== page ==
Pregnant queens are not only feeding themselves but their growing kittens too. You may notice that she will eat a larger portion of food than the other stray cats, or that she seems unsatisfied even after she has eaten.
If you notice more than four of these symptoms in a female stray cat, then she is most probably pregnant. The symptoms can vary depending on what stage of gestation they are going through. Identifying pregnancy in stray cats is from a combination of different factors, so if you notice that a stray cat is eating more than usual or vomiting, it is not a good enough factor to determine whether she is pregnant or not.
How to Medically Determine If a Stray Cat Is Pregnant
If possible, it is best to take a suspected pregnant stray cat to the veterinarian. This process will be stressful for her, so it is best to ensure that the capturing and transportation part is as stress-free as possible. The money for these procedures will most likely come out of your pocket, but some organizations are associated with veterinarians and stray cats that can help you cover the costs.
At What Age Can a Cat Get Pregnant?
A cat can become pregnant at about 4 months of age, which is a common time most stray cats become pregnant. A female cat will go through heat at this age, which attracts male cats to her. Cats do not experience menopause as humans do, so they can get pregnant up until the last few years of their lifespan. Right after a stray queen gives birth, she can get pregnant again soon after.
If you do find a female stray cat, it is best to take her to the vet to get her spayed. You can contact feline organizations that can help you with this procedure and cover the costs of spaying. The organization may even suggest that they take her in and rear her till she can be adopted.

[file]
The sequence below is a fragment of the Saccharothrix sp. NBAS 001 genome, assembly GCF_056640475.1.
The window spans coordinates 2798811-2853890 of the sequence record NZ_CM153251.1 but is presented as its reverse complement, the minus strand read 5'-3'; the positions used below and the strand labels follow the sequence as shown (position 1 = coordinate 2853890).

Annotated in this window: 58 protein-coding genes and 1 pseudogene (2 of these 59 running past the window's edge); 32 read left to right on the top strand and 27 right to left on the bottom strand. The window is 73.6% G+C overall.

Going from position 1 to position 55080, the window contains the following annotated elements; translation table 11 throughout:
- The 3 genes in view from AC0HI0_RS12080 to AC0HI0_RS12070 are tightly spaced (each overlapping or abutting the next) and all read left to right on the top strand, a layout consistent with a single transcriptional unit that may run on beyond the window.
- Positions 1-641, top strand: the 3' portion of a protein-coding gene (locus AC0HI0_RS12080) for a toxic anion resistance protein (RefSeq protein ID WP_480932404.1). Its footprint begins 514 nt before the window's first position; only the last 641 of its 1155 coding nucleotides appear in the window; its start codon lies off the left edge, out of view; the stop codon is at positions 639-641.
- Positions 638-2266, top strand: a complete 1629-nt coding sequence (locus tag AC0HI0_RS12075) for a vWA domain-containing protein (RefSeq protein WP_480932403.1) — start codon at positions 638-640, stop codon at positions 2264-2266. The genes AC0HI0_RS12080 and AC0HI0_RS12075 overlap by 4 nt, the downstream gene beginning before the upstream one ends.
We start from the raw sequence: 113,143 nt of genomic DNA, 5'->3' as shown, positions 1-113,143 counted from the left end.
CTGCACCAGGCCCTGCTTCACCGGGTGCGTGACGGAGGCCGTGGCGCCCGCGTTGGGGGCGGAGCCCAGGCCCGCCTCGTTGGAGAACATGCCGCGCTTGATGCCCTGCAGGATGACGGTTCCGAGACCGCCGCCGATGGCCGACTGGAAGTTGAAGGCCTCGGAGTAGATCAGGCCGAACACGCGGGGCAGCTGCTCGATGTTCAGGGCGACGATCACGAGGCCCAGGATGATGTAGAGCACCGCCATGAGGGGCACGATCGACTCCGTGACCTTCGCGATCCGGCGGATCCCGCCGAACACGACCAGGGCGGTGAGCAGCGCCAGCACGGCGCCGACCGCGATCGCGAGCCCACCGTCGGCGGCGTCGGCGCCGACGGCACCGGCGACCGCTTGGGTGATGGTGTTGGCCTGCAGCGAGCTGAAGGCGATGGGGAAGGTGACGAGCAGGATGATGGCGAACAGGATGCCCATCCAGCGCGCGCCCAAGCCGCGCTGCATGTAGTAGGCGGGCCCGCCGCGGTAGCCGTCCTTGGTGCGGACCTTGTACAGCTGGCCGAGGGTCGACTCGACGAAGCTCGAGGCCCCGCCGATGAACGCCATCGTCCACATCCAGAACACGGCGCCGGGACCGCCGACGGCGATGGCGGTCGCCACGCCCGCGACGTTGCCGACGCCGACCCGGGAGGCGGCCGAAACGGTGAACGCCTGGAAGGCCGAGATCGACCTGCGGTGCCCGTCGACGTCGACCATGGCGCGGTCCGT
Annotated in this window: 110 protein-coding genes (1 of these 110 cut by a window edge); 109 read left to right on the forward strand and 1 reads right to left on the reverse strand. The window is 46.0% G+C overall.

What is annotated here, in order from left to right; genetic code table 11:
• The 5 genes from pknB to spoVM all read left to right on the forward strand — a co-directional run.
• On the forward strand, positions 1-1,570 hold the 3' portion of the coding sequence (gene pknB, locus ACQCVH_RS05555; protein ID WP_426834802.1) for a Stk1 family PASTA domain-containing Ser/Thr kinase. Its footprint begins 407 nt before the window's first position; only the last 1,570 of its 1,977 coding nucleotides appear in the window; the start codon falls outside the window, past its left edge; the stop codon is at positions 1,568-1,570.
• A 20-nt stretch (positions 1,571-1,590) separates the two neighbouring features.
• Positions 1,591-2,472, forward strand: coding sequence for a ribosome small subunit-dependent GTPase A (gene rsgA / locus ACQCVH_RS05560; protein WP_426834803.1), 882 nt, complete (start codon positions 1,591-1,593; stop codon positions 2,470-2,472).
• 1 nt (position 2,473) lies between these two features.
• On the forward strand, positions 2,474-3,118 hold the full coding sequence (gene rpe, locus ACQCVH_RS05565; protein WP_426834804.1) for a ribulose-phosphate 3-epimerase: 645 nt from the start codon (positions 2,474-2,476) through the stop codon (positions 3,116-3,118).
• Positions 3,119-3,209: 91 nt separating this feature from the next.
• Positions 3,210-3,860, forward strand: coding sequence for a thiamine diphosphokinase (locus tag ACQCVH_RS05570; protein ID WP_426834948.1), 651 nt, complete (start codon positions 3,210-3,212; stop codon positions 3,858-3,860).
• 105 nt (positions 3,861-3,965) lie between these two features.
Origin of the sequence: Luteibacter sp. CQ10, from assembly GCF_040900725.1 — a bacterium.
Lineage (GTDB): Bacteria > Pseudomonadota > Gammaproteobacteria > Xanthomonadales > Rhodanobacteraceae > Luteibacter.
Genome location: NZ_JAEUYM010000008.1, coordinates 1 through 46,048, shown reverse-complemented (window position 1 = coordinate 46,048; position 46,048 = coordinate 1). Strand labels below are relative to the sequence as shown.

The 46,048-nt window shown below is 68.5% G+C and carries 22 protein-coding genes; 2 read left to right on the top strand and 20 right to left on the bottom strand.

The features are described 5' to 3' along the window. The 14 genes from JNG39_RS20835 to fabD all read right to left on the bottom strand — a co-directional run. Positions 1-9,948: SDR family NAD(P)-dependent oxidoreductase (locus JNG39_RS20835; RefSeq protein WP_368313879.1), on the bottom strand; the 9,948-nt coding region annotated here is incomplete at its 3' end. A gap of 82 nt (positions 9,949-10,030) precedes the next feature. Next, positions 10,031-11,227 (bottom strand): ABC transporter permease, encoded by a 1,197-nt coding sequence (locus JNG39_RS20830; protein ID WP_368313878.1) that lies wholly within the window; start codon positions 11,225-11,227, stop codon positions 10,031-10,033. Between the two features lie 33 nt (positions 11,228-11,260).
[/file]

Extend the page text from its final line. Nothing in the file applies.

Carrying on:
Stray cats need to be spayed or neutered by an experienced veterinarian to help lower stray cat populations.
How Many Kittens Can a Cat Have in One Litter?
Cats can have anywhere between 1 to 10 kittens in a litter. First-time queens tend to give birth to smaller litters of between 2 to 3 kittens at a time, but it is not uncommon for them to have larger litters even when they are at a young age. Older queens seem to have smaller litters as well, mainly because their bodies are strained during this time and pregnancy can be risky for both the mother and her kittens.
The litter size can also depend on the breed of a stray cat. For example, Siamese cats tend to have larger litters than Persian cats. However, a vet can give an accurate estimate or a definite number of kittens the stray queen may birth by using the palpitations, ultrasound, and X-ray method we mentioned above.
Cats usually have a gestation period between 62 to 72 days (2–3.5 months) on average. Cats will not generally display pregnancy symptoms until they are at the two-to-three-week mark.
This time frame gives you a lot of time to plan what will happen with the stray queen, whether you want to take her to a vet and care for her yourself by covering the costs and following her care requirements as administrated by a veterinarian by yourself, or if you a feline organization to take her in and plan and prepare for the pregnancy themselves as most feline organization volunteers and staff are knowledgeable on how to deal with stray queens in this situation.
- Related Read: Pregnant Cat Nipples vs Normal Cat Nipples